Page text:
Discussion in 'Mobile Industry' started by dobwal, Jul 18, 2018.
Duck Duck Go.
Why not read the EU's press release here
Besides the fines, it opens Google up for litigation by parties that may have been harmed by the illegal practices. The biggest of these are probably Microsoft/Bing.
Lol Microsoft suing for monopolistic practices? Where is the eating popcorn emoji?
If the losses from obeying the rules are greater than a 5% drop in turnover, they should just pay the fine. That'd be funny!
So surely now Google can just stop releasing Android source and make it a licensed product. They're under no obligation to provide Android source or allow development forks.
That's because we really don't give a shit! It's a browser, a tool. Does it work? Yes. Job done. No-one liked the forced Browser choice of Windows (which has now been dropped and Edge is present in Windows but that's apparently okay) and no-one's going to like getting a new phone and either having some other browser or having to download Chrome first.
Google must pay the fine and change their practices. The fine is for past wrongdoing, changing their practices will prevent future fines for failing to following the ruling and the EU can just ratchet those up with compounding until Google are broke.
Or Google withdraws from the EU market. That's not a particularly good option however as the EU is still one of the top 3 markets in the world (NA, EU, China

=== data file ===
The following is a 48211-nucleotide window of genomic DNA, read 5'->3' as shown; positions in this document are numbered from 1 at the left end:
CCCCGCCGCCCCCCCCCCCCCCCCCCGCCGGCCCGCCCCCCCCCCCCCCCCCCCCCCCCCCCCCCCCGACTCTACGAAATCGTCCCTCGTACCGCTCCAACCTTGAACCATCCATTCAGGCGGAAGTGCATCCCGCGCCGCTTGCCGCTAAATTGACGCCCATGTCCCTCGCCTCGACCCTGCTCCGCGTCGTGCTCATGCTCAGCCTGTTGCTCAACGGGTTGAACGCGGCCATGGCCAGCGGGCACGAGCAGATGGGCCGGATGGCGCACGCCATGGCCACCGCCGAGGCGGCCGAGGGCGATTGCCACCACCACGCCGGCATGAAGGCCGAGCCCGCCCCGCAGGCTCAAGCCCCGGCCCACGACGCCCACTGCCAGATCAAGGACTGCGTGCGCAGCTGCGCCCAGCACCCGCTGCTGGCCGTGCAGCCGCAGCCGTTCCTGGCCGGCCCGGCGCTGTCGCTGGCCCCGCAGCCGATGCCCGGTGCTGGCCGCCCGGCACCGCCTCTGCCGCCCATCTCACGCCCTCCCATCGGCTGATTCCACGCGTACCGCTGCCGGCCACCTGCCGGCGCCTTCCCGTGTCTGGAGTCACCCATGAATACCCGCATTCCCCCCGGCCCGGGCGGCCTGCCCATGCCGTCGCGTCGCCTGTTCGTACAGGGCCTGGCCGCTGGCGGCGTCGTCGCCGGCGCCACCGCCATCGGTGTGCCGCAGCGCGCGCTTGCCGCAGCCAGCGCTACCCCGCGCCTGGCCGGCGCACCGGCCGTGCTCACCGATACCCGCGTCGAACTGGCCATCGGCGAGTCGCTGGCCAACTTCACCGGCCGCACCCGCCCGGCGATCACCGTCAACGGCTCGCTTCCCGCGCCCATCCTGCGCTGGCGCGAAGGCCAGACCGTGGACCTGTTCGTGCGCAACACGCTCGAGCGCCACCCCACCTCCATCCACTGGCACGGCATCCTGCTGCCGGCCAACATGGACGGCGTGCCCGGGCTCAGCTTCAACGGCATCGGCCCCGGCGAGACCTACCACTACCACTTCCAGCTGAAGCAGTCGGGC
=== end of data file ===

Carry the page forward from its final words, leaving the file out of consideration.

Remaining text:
Does the United Kingdom/Great Britian count as the EU market, what with Brexit? Do they get any of the spoils of this massive fine?
UK's getting hit with a £39 billion ($51 billion) 'divorce bill'. This Google fine is pocket change compared to what the EU wants from the UK! The EU is basically like a very expensive girlfriend...
It's not what the EU wants from the UK, it's what the UK owes the EU. When you sign contracts you can't just leave and turn your back, you know.
And it's not just a case of Google putting a ring-fence around the EU, Google would need to put in place measures to prevent any their services in the world serving EU citizens wherever they may be. That's trickier.
Yup. The 'divorce bill' is entirely to cover the portion of UK financial outlay that it committed too when a member of the EU which it wouldn't be able to pay after it leaves, leaving the rest of the bloc in a deficit if not paid. To the best of my knowledge, this is no provisional calculation for what the UK loses from the EU by not being a member anymore and if that's still the case, that is certainly yet to come in negotiations. Wrong thread for this convo though.